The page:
Williams said there was a “vast amount of trauma” and “tremendous blood loss,” with multiple lacerations including one that went from one armpit to the other, puncture wounds in the chest, face, neck, and buttocks, and half of an ear bitten off. He said there were two major avulsions, large patches of the dog’s coat pulled from the surface tissues. “Basically, it’s a scalping,” he said.

“Toby was clearly in a life-threatening condition,” he said. “He needed 24-hour ICU and advanced surgical services beyond any services we have here on the Island.”

On cross-examination, Jackson again brought up the vagaries of the Dunbar scale. Williams said he was not aware of the Dunbar scale when he treated Toby, but once he became familiar with the criteria, he rated the severity of the attack a five out of six.

Williams said the most likely cause of death for Toby would have been shock, which Jackson pointed out was not measured by the Dunbar scale. Williams said he didn’t measure the depth of the bites because that is not part of emergency care protocol. Additionally, he said tissue is very elastic, and an accurate measurement “wouldn’t make sense.”

Under cross from Kaitlyn Seaton, Williams said he could not discern which dog inflicted which wound.

Certified dog trainer Karen Ogden testified that a month before the attack, Kaitlyn had contacted her with concerns about Rosie, but she didn’t hear from her again until shortly before the Dec. 12 selectmen’s meeting.

Ogden said Kaitlyn asked her to evaluate Rosie, which she did on Dec. 9. She said Rosie was “generally an anxious dog,” and she had concerns that Kaitlyn couldn’t properly handle her.

Ogden, a dog trainer since 1992, said she wouldn’t take Rosie on, but would refer her to a behavior specialist at Tufts University Veterinary Clinic.

“Very rarely do you see this level of damage done by another dog,” she said. “This was not an argument between dogs.”

Even with progress at Tufts, Ogden expressed doubt that Kaitlyn would be up to the “24-hour, 365-day-a-year commitment required to train Rosie,” especially given that she has a 1-month-old son.

According to the “fight to bite ratio,” which factors the number of fights with the severity of the injuries, Ogden said Rosie is classified as a dangerous dog. “To do such serious damage in one bite incident shows a considerable lack of bite inhibition,” she said.

Under cross from Jackson, Ogden said she believes that any dog can be trained to wear a muzzle, but it requires a keen assessment of the dog’s emotional state. “You can be teaching the dog to avoid you, or worse, to attack,” she said.

Debra Stevenson testified that her family had five minutes to decide whether to attempt the lifesaving surgeries at Cape Cod Veterinary Specialists. The veterinary bills have totaled a little over $8,300 since then. She said prior to the attack, she had spoken to Hillary Seaton when she saw her struggling to walk Sasha on a leash. “I asked her to watch ‘Dog Whisperer,’” she said. “I said, If you don’t control your dog, she’s going to control you.”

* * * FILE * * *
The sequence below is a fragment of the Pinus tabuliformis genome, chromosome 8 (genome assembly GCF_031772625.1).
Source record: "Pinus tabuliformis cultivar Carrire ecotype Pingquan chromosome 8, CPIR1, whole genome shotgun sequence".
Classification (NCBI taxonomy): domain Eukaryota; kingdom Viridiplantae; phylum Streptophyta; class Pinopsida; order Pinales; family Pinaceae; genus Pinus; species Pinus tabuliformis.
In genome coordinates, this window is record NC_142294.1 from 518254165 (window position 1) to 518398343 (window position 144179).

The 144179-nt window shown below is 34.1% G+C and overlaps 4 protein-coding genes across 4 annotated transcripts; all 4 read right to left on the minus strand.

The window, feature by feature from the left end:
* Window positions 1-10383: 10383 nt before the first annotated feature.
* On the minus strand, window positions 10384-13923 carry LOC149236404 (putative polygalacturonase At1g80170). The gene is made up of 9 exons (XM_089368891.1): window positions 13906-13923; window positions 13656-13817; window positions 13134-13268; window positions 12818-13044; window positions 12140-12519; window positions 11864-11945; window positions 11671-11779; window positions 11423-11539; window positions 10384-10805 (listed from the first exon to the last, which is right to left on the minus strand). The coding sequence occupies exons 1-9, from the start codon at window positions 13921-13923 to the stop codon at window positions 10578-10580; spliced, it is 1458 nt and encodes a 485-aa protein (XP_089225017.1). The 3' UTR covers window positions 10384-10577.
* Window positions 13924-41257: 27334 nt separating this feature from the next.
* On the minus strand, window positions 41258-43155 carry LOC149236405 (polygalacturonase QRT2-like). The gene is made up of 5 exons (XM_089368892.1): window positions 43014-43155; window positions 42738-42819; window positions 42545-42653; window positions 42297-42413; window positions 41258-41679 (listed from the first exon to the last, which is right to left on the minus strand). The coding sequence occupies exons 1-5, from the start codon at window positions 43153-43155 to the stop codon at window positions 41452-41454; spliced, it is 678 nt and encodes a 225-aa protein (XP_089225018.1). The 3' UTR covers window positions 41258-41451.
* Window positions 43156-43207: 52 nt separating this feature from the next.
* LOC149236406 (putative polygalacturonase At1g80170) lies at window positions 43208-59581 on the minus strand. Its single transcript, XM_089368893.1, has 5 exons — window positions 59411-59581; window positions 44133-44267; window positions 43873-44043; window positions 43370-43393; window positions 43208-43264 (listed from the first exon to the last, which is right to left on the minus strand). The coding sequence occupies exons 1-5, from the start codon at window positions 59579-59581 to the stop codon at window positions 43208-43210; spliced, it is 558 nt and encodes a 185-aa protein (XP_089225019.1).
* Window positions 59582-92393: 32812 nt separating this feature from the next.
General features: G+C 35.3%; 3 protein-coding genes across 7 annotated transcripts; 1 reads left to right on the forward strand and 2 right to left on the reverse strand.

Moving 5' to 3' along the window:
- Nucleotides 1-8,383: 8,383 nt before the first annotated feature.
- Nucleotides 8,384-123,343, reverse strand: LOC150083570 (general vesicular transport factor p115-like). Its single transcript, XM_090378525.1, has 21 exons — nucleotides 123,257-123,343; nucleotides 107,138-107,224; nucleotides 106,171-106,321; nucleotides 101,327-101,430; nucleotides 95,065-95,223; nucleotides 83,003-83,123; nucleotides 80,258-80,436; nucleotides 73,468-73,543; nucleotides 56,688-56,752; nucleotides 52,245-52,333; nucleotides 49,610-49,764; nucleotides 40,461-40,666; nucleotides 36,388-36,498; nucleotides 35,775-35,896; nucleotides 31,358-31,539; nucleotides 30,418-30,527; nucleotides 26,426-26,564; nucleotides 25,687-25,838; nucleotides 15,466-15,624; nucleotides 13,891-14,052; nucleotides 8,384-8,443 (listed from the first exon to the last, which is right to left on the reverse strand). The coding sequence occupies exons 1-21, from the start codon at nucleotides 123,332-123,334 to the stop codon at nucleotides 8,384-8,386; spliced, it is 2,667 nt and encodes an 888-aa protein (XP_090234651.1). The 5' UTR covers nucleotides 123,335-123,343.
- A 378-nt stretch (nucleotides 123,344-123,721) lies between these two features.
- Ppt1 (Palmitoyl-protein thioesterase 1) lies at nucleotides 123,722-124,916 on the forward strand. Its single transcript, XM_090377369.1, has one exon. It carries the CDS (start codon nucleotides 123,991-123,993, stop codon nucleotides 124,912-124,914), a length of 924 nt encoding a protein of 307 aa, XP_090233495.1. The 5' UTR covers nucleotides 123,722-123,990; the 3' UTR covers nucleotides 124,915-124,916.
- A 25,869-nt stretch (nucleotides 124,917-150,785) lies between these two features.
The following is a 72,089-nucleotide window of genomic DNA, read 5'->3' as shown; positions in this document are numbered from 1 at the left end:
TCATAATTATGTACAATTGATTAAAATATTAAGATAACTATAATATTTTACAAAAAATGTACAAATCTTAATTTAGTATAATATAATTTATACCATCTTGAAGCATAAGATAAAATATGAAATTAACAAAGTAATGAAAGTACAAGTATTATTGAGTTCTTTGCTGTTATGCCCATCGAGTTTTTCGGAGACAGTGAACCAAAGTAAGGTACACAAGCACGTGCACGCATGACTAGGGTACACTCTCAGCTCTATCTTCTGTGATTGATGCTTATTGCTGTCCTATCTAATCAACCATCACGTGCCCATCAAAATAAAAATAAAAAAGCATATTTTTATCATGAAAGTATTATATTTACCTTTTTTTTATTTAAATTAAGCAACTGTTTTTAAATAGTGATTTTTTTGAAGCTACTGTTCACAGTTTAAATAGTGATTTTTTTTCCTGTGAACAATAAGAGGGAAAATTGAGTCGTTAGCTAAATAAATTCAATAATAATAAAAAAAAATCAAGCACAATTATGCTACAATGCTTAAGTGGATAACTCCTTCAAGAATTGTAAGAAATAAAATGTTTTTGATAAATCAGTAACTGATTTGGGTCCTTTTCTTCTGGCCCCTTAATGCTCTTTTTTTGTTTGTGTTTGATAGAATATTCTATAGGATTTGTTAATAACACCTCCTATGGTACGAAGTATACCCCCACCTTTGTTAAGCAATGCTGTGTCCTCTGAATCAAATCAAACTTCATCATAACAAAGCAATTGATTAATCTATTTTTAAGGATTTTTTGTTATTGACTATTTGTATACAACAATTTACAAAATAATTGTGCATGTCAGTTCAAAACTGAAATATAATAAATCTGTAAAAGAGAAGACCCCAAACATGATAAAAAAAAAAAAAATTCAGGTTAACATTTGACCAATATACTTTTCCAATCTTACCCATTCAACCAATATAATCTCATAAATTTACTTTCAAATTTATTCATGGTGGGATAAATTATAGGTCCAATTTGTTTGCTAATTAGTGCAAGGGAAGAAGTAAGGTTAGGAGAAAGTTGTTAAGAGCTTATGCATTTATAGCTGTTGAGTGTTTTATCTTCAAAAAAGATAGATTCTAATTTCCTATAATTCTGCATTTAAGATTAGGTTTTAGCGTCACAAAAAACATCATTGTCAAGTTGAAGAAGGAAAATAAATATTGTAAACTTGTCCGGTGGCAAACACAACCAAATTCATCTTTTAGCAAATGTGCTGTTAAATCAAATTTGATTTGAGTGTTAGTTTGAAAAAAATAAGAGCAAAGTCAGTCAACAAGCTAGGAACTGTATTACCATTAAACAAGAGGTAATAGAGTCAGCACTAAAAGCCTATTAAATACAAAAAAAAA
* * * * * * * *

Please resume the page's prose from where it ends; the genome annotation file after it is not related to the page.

Goldsmith noted that the Seatons told Oak Bluffs selectmen they would pay the veterinary costs for Toby at the Dec. 12 hearing. Stevenson said she had not received any money from them.

In cross-examination, Kaitlyn established that Rosie had not been back to Worcester Avenue since the incident.

John Stevenson recounted the details of the attack as he has done at the previous hearings. He said Rosie did not respond to Hillary Seaton’s command, and set upon Toby, then Sasha attacked Toby’s back legs.

“Is it fair to say you weren’t the target?” Jackson said.

“When you’re in that zone, you’re a target too,” Stevenson said.

Derrick Devine, Kaitlyn Seaton’s boyfriend of four years and father of their son Jackson, was the last person to take the stand on Thursday.

Devine described Rosie as a lovable, playful dog with unusually high energy. He said he never had trouble controlling her, and that he was “completely surprised” about the attack on Toby, and that Rosie had never been aggressive to another dog. At the time, he said, he and Kaitlyn were in Kentucky, and it was unusual for Sasha and Rosie to be in Hillary Seaton’s care, which he said would never happen again. He said he is supporting the family so Kaitlyn can be a full-time mother and also have time to work with Rosie.
“I believe there’s no dog that can’t be trained,” he said, “My family has had dogs worse than that which were trained.”

The day ended with Kaitlyn cross-examining her boyfriend.
“I’m absolutely comfortable having Rosie with Jackson,” he said.